For more than a decade, ecologists have been warning of a downward trend in bumble bee populations across North America, with habitat destruction a primary culprit in those losses. While efforts to preserve wild bees in the Midwest often focus on restoring native flowers to prairies, a new Illinois-based study finds evidence of a steady decline in the availability of springtime flowers in wooded landscapes.
The scarcity of early season flowers in forests—a primary food source for bumble bees at this time of year—likely endangers the queen bees' ability to start their nesting season and survive until other floral resources become available, researchers say. They report their findings in the Journal of Applied Ecology.
"We went through long-term vegetation data from 262 random sites across Illinois, most of them privately owned," said study co-author David Zaya, a plant ecologist in the Illinois Natural History Survey at the University of Illinois Urbana-Champaign. These data were collected through the Critical Trends Assessment Program, which began in 1997 at the INHS.
"We filtered our data to look at two subsets of plants: those used by bumble bees generally, and those thought to be preferred by the endangered rusty patched bumble bee, Bombus affinis," said study lead John Mol, a research ecologist at the U.S. Geological Survey Fort Collins Science Center. "We then looked at how the abundance and richness of these bumble bee food sources either increased, decreased or stayed the same since 1997."
The team also looked at timing—scouring records on flowering dates to map the availability of floral resources throughout the year for each habitat type: forest, grassland and wetland. They also analyzed satellite data to track trends in forest, grassland, wetland and agricultural acreage since 1997.
The research yielded some good news.
"We found that bumble bee food-plant cover has increased within Illinois grasslands by about 7% since 1997," Mola said. "This is great because it suggests that restoration or management actions by landowners is succeeding."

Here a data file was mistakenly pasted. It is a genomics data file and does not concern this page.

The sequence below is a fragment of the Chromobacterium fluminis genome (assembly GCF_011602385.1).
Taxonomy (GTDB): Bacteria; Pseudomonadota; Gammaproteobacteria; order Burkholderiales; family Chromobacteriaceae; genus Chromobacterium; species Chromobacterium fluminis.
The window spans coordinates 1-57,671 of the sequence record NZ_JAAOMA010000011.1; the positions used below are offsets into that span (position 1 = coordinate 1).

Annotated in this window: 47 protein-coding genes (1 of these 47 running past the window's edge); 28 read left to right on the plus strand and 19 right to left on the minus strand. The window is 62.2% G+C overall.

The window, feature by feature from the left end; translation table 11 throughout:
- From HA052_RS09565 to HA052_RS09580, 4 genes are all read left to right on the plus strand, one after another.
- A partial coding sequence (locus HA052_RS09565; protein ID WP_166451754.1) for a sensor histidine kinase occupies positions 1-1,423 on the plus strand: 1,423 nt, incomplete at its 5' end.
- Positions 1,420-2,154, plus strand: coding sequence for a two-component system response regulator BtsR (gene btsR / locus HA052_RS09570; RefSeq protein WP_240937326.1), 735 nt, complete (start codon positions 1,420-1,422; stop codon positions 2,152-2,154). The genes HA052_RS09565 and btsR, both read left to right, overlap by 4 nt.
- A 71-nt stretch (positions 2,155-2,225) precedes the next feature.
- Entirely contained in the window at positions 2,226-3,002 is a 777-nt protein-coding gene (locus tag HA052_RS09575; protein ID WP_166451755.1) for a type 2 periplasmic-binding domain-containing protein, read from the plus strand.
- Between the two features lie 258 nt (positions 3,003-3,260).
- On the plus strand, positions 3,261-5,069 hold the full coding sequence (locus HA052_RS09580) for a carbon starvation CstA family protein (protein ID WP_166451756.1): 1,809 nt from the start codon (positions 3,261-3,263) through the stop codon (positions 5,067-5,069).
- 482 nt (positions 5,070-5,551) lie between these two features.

However, satellite data revealed that total acreage devoted to grassland in the state shrank by about 7.5% over the same time period.
"It may not matter much that the typical grassland is better if there's less of it," Mola said.
While the richness of floral resources in grasslands increased, the researchers saw an opposite trend in forested areas of the state, with food plants for bees in forests declining by 3-4% since 1997.
"The biggest finding of this study was that forest plants that bloom in spring appear to be declining, and the timing of those flowers matches up almost perfectly with when queens are out and foraging," Zaya said. "We can't say for sure, but if declining food is contributing to bumble bee declines, it is most likely related to when the queens are trying to establish nests."
Previous studies have shown that browsing by deer and invasive shrubs reduce the abundance of flowering plants in forests. Climate change also shifts the flowering times for many plants, potentially causing a mismatch between the bees' needs and the availability of food.
"The forest is a really important habitat for bees early in the season that often gets overlooked in pollinator conservation planning," Mola said. "This has me thinking very carefully about the role of forests in bumble bee conservation."
More information: John M. Mola et al, Long‐term surveys support declines in early‐season forest plants used by bumble bees, Journal of Applied Ecology (2021). DOI: 10.1111/1365-2664.13886
Journal information: Journal of Applied Ecology
Provided by University of Illinois at Urbana-Champaign